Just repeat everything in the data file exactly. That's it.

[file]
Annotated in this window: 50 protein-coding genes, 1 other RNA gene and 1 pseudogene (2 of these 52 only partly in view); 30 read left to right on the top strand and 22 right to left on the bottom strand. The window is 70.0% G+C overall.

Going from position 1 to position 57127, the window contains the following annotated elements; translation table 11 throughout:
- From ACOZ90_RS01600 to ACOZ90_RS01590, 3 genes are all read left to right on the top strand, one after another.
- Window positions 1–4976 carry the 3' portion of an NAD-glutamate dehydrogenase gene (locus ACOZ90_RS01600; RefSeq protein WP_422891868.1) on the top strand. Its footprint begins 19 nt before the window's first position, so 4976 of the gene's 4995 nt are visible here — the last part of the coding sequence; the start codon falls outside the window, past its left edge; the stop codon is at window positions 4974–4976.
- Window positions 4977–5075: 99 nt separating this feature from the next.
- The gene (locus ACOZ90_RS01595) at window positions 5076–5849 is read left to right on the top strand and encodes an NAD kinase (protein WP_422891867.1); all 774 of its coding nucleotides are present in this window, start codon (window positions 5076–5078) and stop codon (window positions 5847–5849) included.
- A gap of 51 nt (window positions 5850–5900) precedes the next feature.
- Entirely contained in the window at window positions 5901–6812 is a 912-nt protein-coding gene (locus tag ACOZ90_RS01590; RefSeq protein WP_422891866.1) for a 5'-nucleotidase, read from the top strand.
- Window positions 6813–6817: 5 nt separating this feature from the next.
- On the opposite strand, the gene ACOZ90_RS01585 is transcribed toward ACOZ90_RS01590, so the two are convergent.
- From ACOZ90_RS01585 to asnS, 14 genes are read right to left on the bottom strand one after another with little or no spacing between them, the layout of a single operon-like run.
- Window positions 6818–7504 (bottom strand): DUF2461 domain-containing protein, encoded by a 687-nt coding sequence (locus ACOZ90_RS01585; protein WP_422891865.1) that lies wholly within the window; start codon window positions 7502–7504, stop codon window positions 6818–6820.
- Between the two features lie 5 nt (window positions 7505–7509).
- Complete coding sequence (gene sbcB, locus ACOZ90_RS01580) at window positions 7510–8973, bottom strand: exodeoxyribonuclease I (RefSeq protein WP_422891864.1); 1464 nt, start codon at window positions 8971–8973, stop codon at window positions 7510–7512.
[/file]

Annotated in this window: 50 protein-coding genes, 1 other RNA gene and 1 pseudogene (2 of these 52 only partly in view); 30 read left to right on the top strand and 22 right to left on the bottom strand. The window is 70.0% G+C overall.

Going from position 1 to position 57127, the window contains the following annotated elements; translation table 11 throughout:
- From ACOZ90_RS01600 to ACOZ90_RS01590, 3 genes are all read left to right on the top strand, one after another.
- Window positions 1–4976 carry the 3' portion of an NAD-glutamate dehydrogenase gene (locus ACOZ90_RS01600; RefSeq protein WP_422891868.1) on the top strand. Its footprint begins 19 nt before the window's first position, so 4976 of the gene's 4995 nt are visible here — the last part of the coding sequence; the start codon falls outside the window, past its left edge; the stop codon is at window positions 4974–4976.
- Window positions 4977–5075: 99 nt separating this feature from the next.
- The gene (locus ACOZ90_RS01595) at window positions 5076–5849 is read left to right on the top strand and encodes an NAD kinase (protein WP_422891867.1); all 774 of its coding nucleotides are present in this window, start codon (window positions 5076–5078) and stop codon (window positions 5847–5849) included.
- A gap of 51 nt (window positions 5850–5900) precedes the next feature.
- Entirely contained in the window at window positions 5901–6812 is a 912-nt protein-coding gene (locus tag ACOZ90_RS01590; RefSeq protein WP_422891866.1) for a 5'-nucleotidase, read from the top strand.
- Window positions 6813–6817: 5 nt separating this feature from the next.
- On the opposite strand, the gene ACOZ90_RS01585 is transcribed toward ACOZ90_RS01590, so the two are convergent.
- From ACOZ90_RS01585 to asnS, 14 genes are read right to left on the bottom strand one after another with little or no spacing between them, the layout of a single operon-like run.
- Window positions 6818–7504 (bottom strand): DUF2461 domain-containing protein, encoded by a 687-nt coding sequence (locus ACOZ90_RS01585; protein WP_422891865.1) that lies wholly within the window; start codon window positions 7502–7504, stop codon window positions 6818–6820.
- Between the two features lie 5 nt (window positions 7505–7509).
- Complete coding sequence (gene sbcB, locus ACOZ90_RS01580) at window positions 7510–8973, bottom strand: exodeoxyribonuclease I (RefSeq protein WP_422891864.1); 1464 nt, start codon at window positions 8971–8973, stop codon at window positions 7510–7512.